There is a difference between ‘end of life care’ and ‘palliative care’. As defined by the Plan, ‘end of life care’ is a broad term for care that is planned for, negotiated with or provided to people at the end of their lives (SA Health 2009). ‘Palliative care’ is a specific type of end of life care provided by specialised teams whose substantive work is with people with terminal illnesses and their families.
As with many other elements of its healthcare system, Australia’s end of life care, including palliative care, fares well internationally. Australia ranks second on the Economist Intelligence Unit's ‘Quality of Death Index,’ which considers the end-of-life healthcare environment and the availability, cost and quality of end of life care. This ranking places Australia second only to the United Kingdom, the home of the hospice movement, and just before New Zealand. Unlike these two countries, and many other countries, though, Australian palliative care does not receive private donations (Economist Intelligence Unit 2010).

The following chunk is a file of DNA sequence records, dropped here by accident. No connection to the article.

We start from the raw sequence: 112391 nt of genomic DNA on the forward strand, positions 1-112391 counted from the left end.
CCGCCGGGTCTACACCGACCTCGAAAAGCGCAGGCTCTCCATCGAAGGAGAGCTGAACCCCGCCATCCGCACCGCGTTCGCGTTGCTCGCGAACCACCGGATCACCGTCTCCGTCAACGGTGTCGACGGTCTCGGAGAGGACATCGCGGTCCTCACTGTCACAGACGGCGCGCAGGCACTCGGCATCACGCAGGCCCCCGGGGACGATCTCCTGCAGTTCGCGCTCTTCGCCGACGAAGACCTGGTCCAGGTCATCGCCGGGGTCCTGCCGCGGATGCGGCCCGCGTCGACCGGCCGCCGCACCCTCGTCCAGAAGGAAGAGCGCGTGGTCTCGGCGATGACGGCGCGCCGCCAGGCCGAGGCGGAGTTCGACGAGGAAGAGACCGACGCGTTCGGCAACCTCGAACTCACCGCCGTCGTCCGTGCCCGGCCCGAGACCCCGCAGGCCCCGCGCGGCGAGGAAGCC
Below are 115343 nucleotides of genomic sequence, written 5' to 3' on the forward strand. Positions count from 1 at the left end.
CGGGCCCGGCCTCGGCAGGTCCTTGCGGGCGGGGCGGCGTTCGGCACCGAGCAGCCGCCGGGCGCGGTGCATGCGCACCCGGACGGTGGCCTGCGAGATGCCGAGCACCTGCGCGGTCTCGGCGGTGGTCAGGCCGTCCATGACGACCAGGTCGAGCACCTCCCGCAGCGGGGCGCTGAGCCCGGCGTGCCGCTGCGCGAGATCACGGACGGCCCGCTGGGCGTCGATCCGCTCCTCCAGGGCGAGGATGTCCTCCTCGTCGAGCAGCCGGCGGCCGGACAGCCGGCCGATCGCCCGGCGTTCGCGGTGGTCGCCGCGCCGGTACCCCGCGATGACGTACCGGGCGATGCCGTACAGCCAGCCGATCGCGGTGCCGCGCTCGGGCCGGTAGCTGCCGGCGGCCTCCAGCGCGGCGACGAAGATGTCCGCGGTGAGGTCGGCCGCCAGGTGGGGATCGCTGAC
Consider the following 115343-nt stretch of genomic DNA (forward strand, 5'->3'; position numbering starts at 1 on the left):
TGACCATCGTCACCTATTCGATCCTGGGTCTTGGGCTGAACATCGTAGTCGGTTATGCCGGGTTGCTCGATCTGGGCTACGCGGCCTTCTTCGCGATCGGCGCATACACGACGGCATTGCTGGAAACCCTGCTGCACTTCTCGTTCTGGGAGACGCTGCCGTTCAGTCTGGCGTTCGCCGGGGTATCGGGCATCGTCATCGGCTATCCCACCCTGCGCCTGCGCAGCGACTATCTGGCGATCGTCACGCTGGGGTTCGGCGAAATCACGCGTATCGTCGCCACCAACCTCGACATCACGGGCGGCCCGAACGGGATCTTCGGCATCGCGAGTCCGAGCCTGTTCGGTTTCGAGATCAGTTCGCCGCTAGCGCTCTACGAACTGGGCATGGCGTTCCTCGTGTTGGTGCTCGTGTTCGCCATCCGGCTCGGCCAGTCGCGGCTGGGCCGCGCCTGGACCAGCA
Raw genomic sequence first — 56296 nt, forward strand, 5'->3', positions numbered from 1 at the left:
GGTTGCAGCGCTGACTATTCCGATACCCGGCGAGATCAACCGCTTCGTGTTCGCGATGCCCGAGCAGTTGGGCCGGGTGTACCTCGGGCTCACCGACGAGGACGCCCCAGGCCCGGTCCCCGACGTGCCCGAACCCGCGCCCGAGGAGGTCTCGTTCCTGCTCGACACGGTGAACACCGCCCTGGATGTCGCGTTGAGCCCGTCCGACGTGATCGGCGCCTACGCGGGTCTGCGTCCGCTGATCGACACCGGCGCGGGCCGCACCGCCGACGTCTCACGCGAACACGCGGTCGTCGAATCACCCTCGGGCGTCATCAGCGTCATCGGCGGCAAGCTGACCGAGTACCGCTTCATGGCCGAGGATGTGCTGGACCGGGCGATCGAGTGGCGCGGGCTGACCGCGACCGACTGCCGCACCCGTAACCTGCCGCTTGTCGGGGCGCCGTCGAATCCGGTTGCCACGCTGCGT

The majority of South Australians do not receive inpatient palliation in the twelve months before their death. To gain a true picture of the system’s capacity to properly manage end of life care requires consideration of those people who die without receiving palliative care. This review therefore took the broader approach of considering end of life care as well as progress on implementation of the Plan.